In short, lacking a global structure means most of this falls onto the shoulders of a select few. These folks have been battling many challenges including burn out, lack of time, and are simply unable to keep up with global demand. If we cannot keep up with growth and evolve our model as we grow, then we are falling short of building the inclusive Python community that our mission focuses on.

@ossanna16

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commented Aug 14, 2019

This is great!

@primuse

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commented Aug 15, 2019

This model works!
I like the idea of a PyLadies Conference pillar. A PyLadies Conference would be a great thing to have.

@lorenanicole

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commented Aug 15, 2019

@primuse yes! We had some attempts at doing at PyLadies Conference in the past (I legit have an entire schedule and set of docs on what to do ...) but they continue to frazzle without a clear group to own it etc.

@primuse

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commented Aug 16, 2019

I'd love to be a part of that @lorenanicole

@niharikakrishnan

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commented Aug 17, 2019

@lorenanicole I would like to be a part of the PyLadies Conference pillar too.
A PyLadies conference would really help in letting people know about a community called PyLadies in the first place (Based on the current situation in India)!

@niharikakrishnan

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commented Aug 17, 2019

@lorenanicole I would like to be a part of the PyLadies Conference pillar too.
A PyLadies conference would really help in letting people know about a community called PyLadies in the first place (Based on the current situation in India)!

And if the PyLadies Conference is a future project pillar, I would like to volunteer for the Tech project pillar.

@lorenanicole

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commented Aug 18, 2019

@primuse @niharikakrishnan thanks for the support! Before we can talk about a PyLadies Conference though we need to figure out how to better support PyLadies on a global level, hence this proposal. Would you mind reviewing the proposal above and offering feedback or general thoughts (e.g. you support, don't) on the governance model? Thanks!

@mei-li

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commented Aug 19, 2019

Nice work! I wonder whether the different pillars need a bit of expansion. As I see it the resource and on boarding one has a lot of work. It looks to me the main communication pillar for all the chapters. I think maybe having a short description of main responsibilites of each to see whether it is equally distributed.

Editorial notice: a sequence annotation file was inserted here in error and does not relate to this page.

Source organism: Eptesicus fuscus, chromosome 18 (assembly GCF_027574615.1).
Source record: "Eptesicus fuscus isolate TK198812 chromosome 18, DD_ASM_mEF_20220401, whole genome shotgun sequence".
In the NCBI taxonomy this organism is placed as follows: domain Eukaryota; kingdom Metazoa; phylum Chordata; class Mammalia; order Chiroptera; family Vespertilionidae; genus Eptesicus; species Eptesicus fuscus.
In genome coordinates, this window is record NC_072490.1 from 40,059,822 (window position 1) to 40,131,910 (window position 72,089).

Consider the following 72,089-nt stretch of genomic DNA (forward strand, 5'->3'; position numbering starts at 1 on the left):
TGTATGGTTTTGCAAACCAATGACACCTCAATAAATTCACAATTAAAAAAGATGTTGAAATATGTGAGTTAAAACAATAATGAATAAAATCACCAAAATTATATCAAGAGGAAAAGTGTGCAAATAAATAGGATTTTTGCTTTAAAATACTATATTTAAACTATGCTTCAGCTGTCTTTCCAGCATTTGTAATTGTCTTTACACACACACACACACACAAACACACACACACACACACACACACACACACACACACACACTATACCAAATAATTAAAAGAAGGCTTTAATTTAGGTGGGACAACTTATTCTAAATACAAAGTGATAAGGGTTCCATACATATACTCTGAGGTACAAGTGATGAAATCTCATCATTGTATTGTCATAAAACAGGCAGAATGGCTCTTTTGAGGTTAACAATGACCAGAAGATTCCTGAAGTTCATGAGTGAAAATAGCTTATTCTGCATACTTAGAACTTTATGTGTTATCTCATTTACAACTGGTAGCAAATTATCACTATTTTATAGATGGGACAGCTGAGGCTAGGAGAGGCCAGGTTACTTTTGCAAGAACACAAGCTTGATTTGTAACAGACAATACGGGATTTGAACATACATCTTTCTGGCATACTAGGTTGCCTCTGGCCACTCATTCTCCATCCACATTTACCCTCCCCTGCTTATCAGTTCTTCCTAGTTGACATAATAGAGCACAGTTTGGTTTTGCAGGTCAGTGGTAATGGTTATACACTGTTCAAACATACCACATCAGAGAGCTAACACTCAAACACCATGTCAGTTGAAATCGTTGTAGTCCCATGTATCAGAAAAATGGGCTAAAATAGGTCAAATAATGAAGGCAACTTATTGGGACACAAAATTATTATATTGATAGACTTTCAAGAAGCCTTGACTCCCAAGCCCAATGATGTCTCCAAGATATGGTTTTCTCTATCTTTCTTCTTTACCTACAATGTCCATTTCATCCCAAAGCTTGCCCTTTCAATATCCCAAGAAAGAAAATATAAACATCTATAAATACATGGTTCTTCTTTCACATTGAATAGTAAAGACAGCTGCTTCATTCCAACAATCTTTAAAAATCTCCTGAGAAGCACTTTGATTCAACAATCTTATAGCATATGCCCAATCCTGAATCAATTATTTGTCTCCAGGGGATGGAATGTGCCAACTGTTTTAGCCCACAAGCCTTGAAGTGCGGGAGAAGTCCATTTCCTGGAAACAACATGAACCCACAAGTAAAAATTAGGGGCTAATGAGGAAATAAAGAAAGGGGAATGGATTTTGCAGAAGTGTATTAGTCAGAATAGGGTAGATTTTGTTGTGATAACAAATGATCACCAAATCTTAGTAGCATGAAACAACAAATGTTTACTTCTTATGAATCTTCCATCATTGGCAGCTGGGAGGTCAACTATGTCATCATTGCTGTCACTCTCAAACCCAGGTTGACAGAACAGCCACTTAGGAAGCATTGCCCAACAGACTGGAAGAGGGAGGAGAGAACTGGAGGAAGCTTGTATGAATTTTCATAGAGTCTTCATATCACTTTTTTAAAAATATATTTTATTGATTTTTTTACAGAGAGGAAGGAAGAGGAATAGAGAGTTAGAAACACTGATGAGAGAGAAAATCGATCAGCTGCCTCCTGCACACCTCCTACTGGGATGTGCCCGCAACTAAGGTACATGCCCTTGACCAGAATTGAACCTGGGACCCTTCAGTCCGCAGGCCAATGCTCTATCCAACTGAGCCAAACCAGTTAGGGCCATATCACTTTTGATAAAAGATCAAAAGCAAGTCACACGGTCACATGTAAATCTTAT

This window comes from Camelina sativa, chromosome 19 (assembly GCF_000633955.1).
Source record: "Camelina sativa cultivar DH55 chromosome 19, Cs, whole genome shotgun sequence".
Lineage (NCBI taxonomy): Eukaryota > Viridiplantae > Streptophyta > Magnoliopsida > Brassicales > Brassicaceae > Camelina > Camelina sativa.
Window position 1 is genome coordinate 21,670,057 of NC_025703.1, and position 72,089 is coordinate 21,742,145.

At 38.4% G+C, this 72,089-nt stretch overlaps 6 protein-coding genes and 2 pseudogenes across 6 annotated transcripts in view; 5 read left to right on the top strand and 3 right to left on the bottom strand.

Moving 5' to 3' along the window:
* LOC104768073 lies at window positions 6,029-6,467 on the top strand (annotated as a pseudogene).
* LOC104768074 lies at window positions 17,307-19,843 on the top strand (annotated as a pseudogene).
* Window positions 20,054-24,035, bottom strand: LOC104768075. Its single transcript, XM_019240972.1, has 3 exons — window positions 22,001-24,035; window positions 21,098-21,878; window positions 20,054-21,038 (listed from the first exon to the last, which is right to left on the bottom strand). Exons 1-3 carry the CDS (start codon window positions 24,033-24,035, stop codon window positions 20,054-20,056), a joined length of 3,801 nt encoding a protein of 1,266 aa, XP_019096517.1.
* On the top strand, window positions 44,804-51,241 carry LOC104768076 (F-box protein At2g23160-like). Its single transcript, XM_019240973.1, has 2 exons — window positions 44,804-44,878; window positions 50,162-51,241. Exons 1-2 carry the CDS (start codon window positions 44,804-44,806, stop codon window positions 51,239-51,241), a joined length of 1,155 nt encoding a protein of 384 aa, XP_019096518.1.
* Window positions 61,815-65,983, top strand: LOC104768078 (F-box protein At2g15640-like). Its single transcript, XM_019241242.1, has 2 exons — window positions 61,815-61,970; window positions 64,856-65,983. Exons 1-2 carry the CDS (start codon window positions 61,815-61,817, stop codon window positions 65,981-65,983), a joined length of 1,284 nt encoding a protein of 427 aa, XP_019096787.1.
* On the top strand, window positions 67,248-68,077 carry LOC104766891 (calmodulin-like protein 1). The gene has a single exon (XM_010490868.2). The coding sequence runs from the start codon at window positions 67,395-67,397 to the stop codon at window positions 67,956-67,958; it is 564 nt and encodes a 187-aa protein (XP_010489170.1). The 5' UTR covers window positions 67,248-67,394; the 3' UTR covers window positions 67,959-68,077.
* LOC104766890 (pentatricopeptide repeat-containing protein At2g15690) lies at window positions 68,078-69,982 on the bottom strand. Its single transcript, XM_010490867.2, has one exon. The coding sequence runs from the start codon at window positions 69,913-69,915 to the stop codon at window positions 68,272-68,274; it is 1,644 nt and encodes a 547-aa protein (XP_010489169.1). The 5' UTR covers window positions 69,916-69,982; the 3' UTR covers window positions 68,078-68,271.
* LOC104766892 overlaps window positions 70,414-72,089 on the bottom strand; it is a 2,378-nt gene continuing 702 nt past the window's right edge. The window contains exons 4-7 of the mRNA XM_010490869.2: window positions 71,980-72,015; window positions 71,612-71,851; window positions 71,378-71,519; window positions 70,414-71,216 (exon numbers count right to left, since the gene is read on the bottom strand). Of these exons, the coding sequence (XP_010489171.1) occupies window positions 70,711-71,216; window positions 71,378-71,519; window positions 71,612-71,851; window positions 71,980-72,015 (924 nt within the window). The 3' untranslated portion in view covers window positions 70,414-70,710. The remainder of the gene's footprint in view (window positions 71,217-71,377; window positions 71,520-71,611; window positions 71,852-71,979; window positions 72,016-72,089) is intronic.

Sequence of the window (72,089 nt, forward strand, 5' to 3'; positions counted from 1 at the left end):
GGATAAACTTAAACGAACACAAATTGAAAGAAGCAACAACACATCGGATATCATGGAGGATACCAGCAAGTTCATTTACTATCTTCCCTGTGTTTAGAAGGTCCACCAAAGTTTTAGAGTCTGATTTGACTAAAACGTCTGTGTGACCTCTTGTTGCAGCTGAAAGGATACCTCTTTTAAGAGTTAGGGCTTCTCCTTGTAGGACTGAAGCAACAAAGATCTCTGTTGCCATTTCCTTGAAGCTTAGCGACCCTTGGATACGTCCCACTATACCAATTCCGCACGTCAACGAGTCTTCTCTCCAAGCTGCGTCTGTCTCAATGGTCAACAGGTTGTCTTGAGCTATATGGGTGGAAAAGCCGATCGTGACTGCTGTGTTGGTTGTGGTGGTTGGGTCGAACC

Also I think the conference is a great idea to get the new model started and get together and feel like moving towards a common goal and exchange ideas.

I would also suggest to get members from all continents if possible in the core team to have an overview of the global situation.

I wonder whether it makes sense to have a pillar working towards diversity in conferences and other groups like pydata, pycons etc. Since the goal is women to be more active in the overall community. Even open source contibuting focused (that could be part of tech). Really I am not surr what is the tech pillar and also I have 0 experiencw with governance models

@lorenanicole

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commented Aug 19, 2019

@mei-li answered some questions/commented in line below:

Nice work! I wonder whether the different pillars need a bit of expansion.

The project pillars are meant to expand to as many projects as pyladies wants to work on. If some aren’t needed anymore those will be removed. If we need more we can add more. The size of each is also flexible and again driven by interest.

Also I think the conference is a great idea to get the new model started and get together and feel like moving towards a common goal and exchange ideas.

There had been two or three attempts around 2015 of this. It all frizzled out. Without a clear objective and a structure in place to get a conference off the ground I think it’s easy to spin your wheels. That’s why we got together to think about this from the vantage point of managing the entire organization. Once a clear governance model exists it’s my hope that a conference becomes an easier project for pyladies. Obviously as a part of a conference a future of pyladies track could emerge!

I would also suggest to get members from all continents if possible in the core team to have an overview of the global situation.

Definitely a great point. Once we have a modem we want to take on then we can start determining the process of selection be it an election or some type of appointment.